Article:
Cryo Therapy *shivers*.

Let me ask you this –

Have you ever had a cold shower (and I mean cold), for 3-5 minutes, willingly?

Not many people I know said yes, rather they questioned “why would you?“.

Well, truth be told it’s actually one of the best therapies for you, your state of mind and body (internally and externally). In fact, any cryotherapy is a must.

When we are exposed to ice cold temperatures, our bodies go into a fight-or-flight response, designed to keep us from freezing. When you expose your body to extremely cold temperatures, blood rushes to our vital organs to protect them for as long as possible – as this happens, our blood rushes through our cardiovascular system, where it’s cleansed of toxins and supplied with oxygen, enzymes and nutrients. This process is known as vasoconstriction.

Then when you are out of the cold temperatures and suddenly exposed to warm air, that oxygenated, nutrient rich blood rushes right back out to your toxin-cleansed peripheral tissues. That process is called vasodilation.

Cryotherapy can be done in a few ways, through ice packs, ice massage, coolant sprays, ice baths, cryosaunas, or even your home cold shower (which is FREE).

Benefits of Cryotherapy

– improves circulation
– improves digestive system
– relieve of symptoms caused by autoimmune diseases

To elaborate on a few:

Improves the Lymphatic and Immune Systems

The lymphatic system is a network of vessels that run throughout the body, helping take away waste, bacteria, and microbes from your cells, essentially cleansing your body. your lymphatic system relies on muscle contraction to pump the lymph fluid through the vessels. So if you don’t exercise or your lymphatic system it can become slow or inefficient, the fluid stagnates and toxins build up, manifesting in colds, joint pain, infection and even disease.

Cold water immersion causes your lymph vessels to contract, forcing your lymphatic system to pump lymph fluids throughout your body, flushing the waste out of the area. This then triggers the immune system’s white blood cells to attack and destroy any unwanted substance in the fluid. The cold water effects the lymphatic system, which in turn affects the immune system, which ultimately keeps you feeling happy and healthy.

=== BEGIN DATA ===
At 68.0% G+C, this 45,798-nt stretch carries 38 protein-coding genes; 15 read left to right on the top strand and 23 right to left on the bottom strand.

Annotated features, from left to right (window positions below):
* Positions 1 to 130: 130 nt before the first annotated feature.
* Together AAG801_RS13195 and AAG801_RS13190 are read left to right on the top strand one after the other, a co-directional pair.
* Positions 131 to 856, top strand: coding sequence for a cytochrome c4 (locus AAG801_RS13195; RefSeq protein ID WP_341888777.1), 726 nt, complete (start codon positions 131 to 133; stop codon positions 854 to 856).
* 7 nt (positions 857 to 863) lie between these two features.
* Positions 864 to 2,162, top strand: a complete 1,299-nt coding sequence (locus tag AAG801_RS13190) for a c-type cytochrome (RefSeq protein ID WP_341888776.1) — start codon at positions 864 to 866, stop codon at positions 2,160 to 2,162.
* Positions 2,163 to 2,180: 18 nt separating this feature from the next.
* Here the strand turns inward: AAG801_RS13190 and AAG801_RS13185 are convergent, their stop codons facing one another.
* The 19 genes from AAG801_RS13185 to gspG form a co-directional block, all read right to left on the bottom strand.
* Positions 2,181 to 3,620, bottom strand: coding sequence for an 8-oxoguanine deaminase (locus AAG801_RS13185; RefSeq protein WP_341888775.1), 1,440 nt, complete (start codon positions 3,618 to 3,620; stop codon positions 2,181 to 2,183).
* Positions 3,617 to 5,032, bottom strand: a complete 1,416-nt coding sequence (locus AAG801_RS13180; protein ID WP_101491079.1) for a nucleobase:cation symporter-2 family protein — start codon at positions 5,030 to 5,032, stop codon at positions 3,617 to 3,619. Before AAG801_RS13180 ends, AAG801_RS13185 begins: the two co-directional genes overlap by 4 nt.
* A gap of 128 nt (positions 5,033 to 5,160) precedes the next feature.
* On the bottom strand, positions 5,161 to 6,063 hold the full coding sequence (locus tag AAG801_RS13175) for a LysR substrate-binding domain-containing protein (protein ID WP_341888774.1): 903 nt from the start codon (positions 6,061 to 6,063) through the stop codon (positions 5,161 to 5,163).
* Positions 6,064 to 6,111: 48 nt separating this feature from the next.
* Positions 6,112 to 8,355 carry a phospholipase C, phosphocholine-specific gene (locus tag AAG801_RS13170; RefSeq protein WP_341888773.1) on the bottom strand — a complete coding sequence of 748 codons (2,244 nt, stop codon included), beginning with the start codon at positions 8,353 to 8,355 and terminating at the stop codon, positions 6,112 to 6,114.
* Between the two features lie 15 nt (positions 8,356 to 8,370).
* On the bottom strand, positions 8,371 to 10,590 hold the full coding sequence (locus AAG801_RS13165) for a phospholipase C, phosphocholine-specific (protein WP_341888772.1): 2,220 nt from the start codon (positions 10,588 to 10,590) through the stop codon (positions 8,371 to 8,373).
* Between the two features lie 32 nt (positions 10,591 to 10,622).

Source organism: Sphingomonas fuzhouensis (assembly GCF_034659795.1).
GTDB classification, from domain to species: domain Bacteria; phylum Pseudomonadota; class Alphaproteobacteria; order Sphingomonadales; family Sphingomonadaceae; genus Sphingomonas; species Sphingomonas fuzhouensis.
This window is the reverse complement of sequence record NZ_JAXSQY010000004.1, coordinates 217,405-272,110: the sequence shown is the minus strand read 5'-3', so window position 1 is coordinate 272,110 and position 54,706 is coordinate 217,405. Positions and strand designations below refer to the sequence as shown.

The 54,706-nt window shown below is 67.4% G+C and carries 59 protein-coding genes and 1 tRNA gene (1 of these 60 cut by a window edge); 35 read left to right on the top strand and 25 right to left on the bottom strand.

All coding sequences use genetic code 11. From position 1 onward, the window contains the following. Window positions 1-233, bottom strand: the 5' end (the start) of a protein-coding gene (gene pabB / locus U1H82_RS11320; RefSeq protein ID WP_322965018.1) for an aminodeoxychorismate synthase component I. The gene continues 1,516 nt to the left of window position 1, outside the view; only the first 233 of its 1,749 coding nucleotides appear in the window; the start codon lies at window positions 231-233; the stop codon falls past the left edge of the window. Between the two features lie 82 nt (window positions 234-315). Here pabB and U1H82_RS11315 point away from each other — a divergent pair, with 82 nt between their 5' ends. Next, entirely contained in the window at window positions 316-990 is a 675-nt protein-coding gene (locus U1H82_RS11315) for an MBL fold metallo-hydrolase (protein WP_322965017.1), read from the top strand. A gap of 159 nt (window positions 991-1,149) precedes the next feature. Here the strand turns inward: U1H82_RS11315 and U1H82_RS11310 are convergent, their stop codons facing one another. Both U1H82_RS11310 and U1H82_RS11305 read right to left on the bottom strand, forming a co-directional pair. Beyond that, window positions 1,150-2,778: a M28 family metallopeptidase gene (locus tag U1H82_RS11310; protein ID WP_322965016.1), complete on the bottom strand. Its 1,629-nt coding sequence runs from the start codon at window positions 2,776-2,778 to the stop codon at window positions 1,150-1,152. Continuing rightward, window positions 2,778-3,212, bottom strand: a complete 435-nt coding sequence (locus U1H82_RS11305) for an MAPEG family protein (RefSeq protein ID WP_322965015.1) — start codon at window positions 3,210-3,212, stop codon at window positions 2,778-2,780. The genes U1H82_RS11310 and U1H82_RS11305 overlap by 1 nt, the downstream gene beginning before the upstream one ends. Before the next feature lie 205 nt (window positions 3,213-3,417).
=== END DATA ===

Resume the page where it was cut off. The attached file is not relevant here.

Improves Your Circulation

Cardiovascular circulation happens to be one of the most critical components of our overall health and well-being. With poor cardiovascular circulation, not only is the blood flow compromised, the heart becomes stressed. And this can ultimately lead to fatigue, headaches, high blood pressure, muscle cramping, or even heart attack and stroke. With improved circulation, on the other hand, we can improve heart health, enhance mental performance, boost the immune system and the metabolism, and simply give ourselves more strength and energy to live our lives.

Exercise and diet are two well-known ways to improve circulation. But cold water immersion can also stimulate blood flow. When you immerse your body in the cold, the blood rushes to surround your vital organs. Your heart then is forced to pump more efficiently, pushing blood through all your vessels and supplying every part of your body with the oxygen and nutrients it needs. Do this on a routine basis and you can help promote healthy blood circulation, and, ultimately, a healthy body.

It Reduce Muscle Inflammation